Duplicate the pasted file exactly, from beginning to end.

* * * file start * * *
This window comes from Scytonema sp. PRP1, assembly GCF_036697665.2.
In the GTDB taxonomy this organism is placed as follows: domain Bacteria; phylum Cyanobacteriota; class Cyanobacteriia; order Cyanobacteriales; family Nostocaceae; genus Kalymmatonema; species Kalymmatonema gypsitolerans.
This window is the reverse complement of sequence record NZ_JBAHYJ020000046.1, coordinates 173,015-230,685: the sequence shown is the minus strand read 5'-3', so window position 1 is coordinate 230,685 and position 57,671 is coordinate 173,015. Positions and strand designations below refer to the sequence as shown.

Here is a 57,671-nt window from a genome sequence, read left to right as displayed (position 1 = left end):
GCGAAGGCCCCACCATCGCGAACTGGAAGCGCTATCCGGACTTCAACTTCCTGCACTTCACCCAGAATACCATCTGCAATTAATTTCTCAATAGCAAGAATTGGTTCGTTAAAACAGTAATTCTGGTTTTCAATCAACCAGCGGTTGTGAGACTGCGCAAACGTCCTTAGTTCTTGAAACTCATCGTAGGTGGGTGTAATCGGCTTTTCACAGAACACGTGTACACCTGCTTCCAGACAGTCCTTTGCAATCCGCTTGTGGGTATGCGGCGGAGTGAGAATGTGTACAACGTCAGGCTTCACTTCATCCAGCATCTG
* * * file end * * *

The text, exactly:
This window comes from Scytonema sp. PRP1, assembly GCF_036697665.2.
In the GTDB taxonomy this organism is placed as follows: domain Bacteria; phylum Cyanobacteriota; class Cyanobacteriia; order Cyanobacteriales; family Nostocaceae; genus Kalymmatonema; species Kalymmatonema gypsitolerans.
This window is the reverse complement of sequence record NZ_JBAHYJ020000046.1, coordinates 173,015-230,685: the sequence shown is the minus strand read 5'-3', so window position 1 is coordinate 230,685 and position 57,671 is coordinate 173,015. Positions and strand designations below refer to the sequence as shown.

Here is a 57,671-nt window from a genome sequence, read left to right as displayed (position 1 = left end):
GCGAAGGCCCCACCATCGCGAACTGGAAGCGCTATCCGGACTTCAACTTCCTGCACTTCACCCAGAATACCATCTGCAATTAATTTCTCAATAGCAAGAATTGGTTCGTTAAAACAGTAATTCTGGTTTTCAATCAACCAGCGGTTGTGAGACTGCGCAAACGTCCTTAGTTCTTGAAACTCATCGTAGGTGGGTGTAATCGGCTTTTCACAGAACACGTGTACACCTGCTTCCAGACAGTCCTTTGCAATCCGCTTGTGGGTATGCGGCGGAGTGAGAATGTGTACAACGTCAGGCTTCACTTCATCCAGCATCTG